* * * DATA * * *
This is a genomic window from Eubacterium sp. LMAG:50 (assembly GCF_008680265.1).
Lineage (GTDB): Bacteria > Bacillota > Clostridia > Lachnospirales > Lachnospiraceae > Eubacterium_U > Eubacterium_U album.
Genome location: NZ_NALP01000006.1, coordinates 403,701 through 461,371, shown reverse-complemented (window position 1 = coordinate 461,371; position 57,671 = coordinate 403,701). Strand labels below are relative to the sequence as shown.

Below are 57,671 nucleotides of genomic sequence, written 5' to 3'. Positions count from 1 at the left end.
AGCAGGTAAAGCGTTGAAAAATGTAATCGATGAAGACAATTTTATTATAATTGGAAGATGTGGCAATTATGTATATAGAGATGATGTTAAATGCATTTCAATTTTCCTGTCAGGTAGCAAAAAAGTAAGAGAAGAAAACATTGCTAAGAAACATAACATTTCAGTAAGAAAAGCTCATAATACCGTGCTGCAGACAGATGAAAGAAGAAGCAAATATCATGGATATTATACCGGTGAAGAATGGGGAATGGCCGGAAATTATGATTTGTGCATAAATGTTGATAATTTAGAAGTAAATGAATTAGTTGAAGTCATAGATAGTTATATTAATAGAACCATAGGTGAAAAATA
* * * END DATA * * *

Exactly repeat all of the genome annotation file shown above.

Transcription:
This is a genomic window from Eubacterium sp. LMAG:50 (assembly GCF_008680265.1).
Lineage (GTDB): Bacteria > Bacillota > Clostridia > Lachnospirales > Lachnospiraceae > Eubacterium_U > Eubacterium_U album.
Genome location: NZ_NALP01000006.1, coordinates 403,701 through 461,371, shown reverse-complemented (window position 1 = coordinate 461,371; position 57,671 = coordinate 403,701). Strand labels below are relative to the sequence as shown.

Below are 57,671 nucleotides of genomic sequence, written 5' to 3'. Positions count from 1 at the left end.
AGCAGGTAAAGCGTTGAAAAATGTAATCGATGAAGACAATTTTATTATAATTGGAAGATGTGGCAATTATGTATATAGAGATGATGTTAAATGCATTTCAATTTTCCTGTCAGGTAGCAAAAAAGTAAGAGAAGAAAACATTGCTAAGAAACATAACATTTCAGTAAGAAAAGCTCATAATACCGTGCTGCAGACAGATGAAAGAAGAAGCAAATATCATGGATATTATACCGGTGAAGAATGGGGAATGGCCGGAAATTATGATTTGTGCATAAATGTTGATAATTTAGAAGTAAATGAATTAGTTGAAGTCATAGATAGTTATATTAATAGAACCATAGGTGAAAAATA